Sherbet Afro – 2012 – Watercolour – click for full view on site!

Don’t ask what’s in that coffee.

One of the joys of painting with watercolour is how it reacts to the paper. It creates a texture like no other! It’s also really gorgeous to see the different colours swirling together like a prismatic maelstrom. For that reason alone we have this- a skull with a multicoloured afro. As I said, don’t ask what’s in that coffee. The iridescent afro was best approached with watercolour, as there are few other materials I possess that would have been able to create the same effect.

Marker could create a similar effect.

It could also be possibly more appropriate for the skull. But for the overall effect I felt that watercolour was the way to go, as there are ways to strengthen the detailing of the skull if I really wanted to (such as using ink). But, again, I felt that this would be most enjoyable as a pure watercolour piece.
Where did the inspiration come from? Places. In my mind. Why did I use this particular style? It looks nice, it’s fairly unique, and it’s something I’m not usually known to do. I’m a little more experienced with the use of colour than I used to be, but I’m not as confident with it as I’d like to be. I don’t tend to use it as much as I probably should. Which is something that I hope that pieces like this will help me with. It would be great if this paved the way for a great many colourful pieces in the future!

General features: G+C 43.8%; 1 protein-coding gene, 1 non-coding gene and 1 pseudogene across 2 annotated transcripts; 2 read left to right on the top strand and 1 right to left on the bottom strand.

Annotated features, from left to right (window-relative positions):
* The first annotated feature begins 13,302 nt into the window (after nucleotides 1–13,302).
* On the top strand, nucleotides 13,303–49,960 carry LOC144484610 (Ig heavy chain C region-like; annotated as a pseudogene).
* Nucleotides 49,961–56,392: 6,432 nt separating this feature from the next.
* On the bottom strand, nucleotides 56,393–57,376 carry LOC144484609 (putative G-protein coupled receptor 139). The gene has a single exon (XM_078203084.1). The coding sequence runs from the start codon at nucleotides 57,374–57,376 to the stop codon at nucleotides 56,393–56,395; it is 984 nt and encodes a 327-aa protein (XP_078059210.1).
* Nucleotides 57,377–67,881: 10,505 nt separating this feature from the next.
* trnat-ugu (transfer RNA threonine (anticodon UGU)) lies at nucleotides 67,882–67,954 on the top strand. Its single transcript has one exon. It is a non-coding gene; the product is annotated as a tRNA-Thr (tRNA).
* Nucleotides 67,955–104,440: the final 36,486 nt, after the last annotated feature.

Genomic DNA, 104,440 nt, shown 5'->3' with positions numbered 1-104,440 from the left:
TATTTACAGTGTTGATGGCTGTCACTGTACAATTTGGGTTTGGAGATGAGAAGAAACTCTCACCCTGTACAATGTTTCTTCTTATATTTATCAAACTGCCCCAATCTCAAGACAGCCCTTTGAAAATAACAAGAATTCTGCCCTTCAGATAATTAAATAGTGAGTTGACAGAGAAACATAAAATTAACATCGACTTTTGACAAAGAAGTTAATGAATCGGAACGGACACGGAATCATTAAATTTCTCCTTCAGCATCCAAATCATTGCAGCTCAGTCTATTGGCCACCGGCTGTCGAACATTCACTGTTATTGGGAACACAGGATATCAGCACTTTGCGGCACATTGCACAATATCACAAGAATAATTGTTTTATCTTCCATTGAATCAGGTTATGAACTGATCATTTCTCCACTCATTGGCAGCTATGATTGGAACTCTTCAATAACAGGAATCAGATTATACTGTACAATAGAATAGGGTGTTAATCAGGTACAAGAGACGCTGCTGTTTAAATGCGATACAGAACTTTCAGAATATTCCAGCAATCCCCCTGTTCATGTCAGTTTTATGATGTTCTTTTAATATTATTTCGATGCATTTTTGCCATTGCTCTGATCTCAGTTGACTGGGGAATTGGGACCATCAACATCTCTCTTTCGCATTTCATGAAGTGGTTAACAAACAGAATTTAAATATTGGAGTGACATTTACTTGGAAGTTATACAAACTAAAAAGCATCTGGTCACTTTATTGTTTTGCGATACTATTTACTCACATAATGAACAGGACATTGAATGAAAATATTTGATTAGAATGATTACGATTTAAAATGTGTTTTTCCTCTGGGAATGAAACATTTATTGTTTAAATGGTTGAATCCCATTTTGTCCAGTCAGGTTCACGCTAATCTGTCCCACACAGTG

This is also one of the few recent watercolour paintings I’ve done without ink.

I’m still keen on using ink with watercolour, but it’s nice to know that I don’t have to in order to get a result that I actually like. Which I do. As does my sister who describes it as (and I quote), “a Jimi Hendrix psychedelic cool skull thingy.” She certainly has a way with words, doesn’t she?

Enjoy your Sunday, all!


Art, design, and the like found herein (unless otherwise specified) is drawn and owned by David Wilkshire (also credited as Moggie) from 2006 to present date.